Taking a lead from the U.S. Navy,
the U.S. Army is developing software that networks all the air-defense radar
systems in a particular combat zone, and is then able to decide which
anti-aircraft weapon would be best suited to attack any hostile aircraft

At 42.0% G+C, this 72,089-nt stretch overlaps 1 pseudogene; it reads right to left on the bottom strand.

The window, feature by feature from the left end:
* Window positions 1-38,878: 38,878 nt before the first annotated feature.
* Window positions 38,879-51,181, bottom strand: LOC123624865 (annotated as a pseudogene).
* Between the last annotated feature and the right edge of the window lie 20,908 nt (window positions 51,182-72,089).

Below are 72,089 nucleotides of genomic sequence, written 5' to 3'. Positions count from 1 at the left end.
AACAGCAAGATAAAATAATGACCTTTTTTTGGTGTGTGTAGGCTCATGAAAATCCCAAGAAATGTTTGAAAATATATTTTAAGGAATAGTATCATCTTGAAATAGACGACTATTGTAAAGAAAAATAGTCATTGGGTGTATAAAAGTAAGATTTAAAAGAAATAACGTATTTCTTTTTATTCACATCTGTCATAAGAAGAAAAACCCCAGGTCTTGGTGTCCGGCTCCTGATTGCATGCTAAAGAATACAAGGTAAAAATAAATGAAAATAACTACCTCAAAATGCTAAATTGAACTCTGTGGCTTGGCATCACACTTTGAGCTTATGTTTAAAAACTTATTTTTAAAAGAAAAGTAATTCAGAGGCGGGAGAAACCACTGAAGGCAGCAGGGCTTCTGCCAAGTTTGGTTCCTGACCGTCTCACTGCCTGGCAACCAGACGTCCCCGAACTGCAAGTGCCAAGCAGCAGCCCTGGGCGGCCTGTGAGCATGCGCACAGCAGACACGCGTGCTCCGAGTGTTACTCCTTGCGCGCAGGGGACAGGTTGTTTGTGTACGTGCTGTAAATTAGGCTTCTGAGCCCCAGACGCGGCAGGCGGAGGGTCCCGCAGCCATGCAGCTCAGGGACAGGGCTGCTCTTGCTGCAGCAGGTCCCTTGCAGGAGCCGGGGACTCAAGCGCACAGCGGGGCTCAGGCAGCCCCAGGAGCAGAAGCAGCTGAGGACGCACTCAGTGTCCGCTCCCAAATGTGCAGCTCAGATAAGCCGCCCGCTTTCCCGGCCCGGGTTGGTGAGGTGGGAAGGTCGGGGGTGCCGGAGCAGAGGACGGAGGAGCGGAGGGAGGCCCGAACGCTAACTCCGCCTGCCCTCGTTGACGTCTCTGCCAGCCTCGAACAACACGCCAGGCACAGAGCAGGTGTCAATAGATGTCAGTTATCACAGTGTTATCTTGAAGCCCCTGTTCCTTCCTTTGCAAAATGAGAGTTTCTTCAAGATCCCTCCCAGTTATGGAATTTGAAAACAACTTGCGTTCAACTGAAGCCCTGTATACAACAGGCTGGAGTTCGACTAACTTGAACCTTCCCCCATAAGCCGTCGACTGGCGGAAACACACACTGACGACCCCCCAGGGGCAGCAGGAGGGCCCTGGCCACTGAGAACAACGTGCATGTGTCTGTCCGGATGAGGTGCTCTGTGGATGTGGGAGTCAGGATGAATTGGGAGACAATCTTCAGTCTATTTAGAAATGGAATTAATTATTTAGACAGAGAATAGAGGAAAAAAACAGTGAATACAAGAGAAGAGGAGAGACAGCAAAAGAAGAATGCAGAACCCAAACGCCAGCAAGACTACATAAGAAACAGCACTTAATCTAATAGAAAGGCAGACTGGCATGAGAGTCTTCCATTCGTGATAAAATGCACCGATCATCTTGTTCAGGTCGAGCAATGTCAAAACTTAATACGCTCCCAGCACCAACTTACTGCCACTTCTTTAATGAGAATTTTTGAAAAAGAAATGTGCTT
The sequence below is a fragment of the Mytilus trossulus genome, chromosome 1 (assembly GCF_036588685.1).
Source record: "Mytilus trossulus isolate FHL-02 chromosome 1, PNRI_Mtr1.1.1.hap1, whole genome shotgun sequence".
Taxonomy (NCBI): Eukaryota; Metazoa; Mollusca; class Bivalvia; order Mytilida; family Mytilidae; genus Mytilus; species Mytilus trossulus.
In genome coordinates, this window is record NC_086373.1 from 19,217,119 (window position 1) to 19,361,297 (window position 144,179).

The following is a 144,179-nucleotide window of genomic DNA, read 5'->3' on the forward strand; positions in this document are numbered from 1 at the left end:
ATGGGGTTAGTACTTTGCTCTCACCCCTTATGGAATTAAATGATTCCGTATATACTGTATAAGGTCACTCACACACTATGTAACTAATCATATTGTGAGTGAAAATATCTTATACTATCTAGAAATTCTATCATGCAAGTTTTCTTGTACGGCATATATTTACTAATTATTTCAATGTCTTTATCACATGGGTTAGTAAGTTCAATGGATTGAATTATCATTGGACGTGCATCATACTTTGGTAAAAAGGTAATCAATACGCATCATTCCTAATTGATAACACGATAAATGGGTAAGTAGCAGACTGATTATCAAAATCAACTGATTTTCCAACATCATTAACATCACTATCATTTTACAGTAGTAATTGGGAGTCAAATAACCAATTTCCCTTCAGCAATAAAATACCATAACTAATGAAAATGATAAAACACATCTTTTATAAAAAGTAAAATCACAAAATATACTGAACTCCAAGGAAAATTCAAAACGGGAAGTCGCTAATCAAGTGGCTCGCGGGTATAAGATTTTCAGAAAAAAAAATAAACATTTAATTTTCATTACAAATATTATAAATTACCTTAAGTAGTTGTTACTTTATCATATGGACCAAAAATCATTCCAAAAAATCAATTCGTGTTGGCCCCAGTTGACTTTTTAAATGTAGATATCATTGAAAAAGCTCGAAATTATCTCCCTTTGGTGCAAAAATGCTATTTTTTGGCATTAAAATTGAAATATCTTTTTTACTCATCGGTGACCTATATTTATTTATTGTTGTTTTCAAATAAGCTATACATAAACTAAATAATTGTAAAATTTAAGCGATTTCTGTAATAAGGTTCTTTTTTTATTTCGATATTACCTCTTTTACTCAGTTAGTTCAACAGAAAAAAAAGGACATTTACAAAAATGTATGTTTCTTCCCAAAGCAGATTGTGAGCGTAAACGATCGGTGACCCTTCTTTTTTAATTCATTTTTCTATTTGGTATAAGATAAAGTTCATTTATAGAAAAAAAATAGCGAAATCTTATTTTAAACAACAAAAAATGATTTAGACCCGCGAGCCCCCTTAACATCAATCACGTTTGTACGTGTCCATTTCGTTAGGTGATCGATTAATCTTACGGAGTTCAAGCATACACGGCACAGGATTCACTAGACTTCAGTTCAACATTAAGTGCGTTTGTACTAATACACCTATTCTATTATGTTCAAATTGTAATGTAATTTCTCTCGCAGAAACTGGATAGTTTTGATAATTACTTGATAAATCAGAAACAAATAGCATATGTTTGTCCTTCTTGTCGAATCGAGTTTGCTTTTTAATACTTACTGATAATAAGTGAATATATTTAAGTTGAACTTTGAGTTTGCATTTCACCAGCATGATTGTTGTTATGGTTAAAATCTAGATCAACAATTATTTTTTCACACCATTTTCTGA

detected. There is some urgency to this, because soon the army will have four
such radars in operation (IBCS, a THAAD, Patriot and Sentinel), and different
missiles supporting each. All this will be quite complex, and the army expects
it to take about six years to get a working system to the troops.